Disney Apple merger

Rumors about a Disney Apple merger swirled for years, but thanks to Walt Disney Company CEO Bob Iger, we now know that a deal between the two companies was likely to actually happen – if, that is, Apple co-founder Steve Jobs didn’t die back in 2011.

Vanity Fair published an excerpt from Iger’s upcoming autobiography, “The Ride of A Lifetime: Lessons From 15 Years as CEO of the Walt Disney Company,” in which Iger talks about the probability of the two companies joining forces, something that clearly would have had huge ripple effects across the entertainment industry.

“I believe that if Steve were still alive, we would have combined our companies, or at least discussed the possibility very seriously,” Iger wrote. The rest of the article explains how he managed to get on Jobs’ good side after former Disney CEO Michael Eisner had driven a wedge between the two companies, takes us through Disney’s acquisition of Pixar, and offers more details about his personal and professional relationship with Jobs. It’s clear that the two men were quick to make deals and found each other (relatively) easy to work with, and considering Jobs’ penchant for taking big swings, it’s not hard to see how a merger could have happened.

A deal like that could have totally reshaped the landscape of entertainment today. This would have been long before AT&T bought Time Warner, and around the time that Netflix began to establish its dominance in the streaming field. With the combination of Apple’s technology and Disney’s extensive library of intellectual property, who knows what could have happened on that front? Would Netflix still be the power player it is today, or could a combined Disney and Apple have beaten them at their own game from the jump? The combined strength of Disney+ and AppleTV+ would be impressive, to say the least.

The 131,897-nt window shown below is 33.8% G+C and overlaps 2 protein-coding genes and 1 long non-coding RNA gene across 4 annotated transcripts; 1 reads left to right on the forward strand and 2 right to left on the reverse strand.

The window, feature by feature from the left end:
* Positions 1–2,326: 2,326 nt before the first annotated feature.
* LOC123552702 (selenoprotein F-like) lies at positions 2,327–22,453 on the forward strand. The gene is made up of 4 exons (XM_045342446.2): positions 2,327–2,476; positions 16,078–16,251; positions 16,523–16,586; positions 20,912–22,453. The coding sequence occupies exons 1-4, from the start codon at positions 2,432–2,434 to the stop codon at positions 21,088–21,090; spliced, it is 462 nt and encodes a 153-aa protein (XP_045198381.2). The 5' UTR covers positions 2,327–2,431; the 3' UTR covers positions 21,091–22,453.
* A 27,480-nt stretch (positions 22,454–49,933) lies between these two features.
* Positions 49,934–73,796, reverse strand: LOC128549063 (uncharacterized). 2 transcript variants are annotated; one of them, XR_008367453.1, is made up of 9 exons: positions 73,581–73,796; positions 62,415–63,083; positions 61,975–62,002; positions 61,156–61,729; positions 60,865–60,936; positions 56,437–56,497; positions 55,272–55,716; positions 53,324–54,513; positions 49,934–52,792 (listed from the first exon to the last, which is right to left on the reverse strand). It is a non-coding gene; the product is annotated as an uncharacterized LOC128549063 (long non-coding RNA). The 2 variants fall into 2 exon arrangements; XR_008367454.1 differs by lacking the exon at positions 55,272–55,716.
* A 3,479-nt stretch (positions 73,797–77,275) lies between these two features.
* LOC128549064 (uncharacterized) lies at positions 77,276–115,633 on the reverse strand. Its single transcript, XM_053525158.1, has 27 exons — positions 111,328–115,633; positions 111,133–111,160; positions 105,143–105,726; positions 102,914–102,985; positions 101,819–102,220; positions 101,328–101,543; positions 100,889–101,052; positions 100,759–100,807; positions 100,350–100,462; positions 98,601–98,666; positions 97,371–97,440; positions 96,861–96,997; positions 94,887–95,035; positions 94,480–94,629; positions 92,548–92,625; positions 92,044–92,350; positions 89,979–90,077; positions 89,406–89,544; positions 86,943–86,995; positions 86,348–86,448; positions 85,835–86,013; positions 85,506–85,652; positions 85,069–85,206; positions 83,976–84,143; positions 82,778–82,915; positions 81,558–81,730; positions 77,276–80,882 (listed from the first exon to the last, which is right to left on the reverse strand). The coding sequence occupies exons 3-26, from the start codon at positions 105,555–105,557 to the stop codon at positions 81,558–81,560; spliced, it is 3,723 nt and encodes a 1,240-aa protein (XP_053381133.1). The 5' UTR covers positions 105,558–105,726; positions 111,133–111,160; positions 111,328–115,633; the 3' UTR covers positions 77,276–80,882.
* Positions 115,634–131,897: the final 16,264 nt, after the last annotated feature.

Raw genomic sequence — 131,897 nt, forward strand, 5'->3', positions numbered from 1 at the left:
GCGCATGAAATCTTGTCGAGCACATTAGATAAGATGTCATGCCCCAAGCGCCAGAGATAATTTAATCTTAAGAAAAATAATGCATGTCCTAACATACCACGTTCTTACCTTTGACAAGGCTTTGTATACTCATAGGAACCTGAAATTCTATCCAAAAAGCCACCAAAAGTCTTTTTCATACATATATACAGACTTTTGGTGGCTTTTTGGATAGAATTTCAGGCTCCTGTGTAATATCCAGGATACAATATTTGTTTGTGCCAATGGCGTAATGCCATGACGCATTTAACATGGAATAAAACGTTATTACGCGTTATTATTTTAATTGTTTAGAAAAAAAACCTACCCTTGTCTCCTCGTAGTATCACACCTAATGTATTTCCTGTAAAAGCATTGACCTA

Even years after Jobs’ death, rumors of a possible merger were still happening. And while Disney seems as thought it’s sitting on top of the world, the talk in 2017 was actually for Apple to be the one to acquire Disney, not the other way around. (The rumored price tag was somewhere in the range of $200 billion.)

In the end, I’m glad this deal never happened. Disney is already overpowering in its dominance right now, but there’s a sliver of a percentage of a chance that some other studio could still come along and compete one day, and the addition of Apple’s tech infrastructure may have entirely obliterated that chance.

Cool Posts From Around the Web: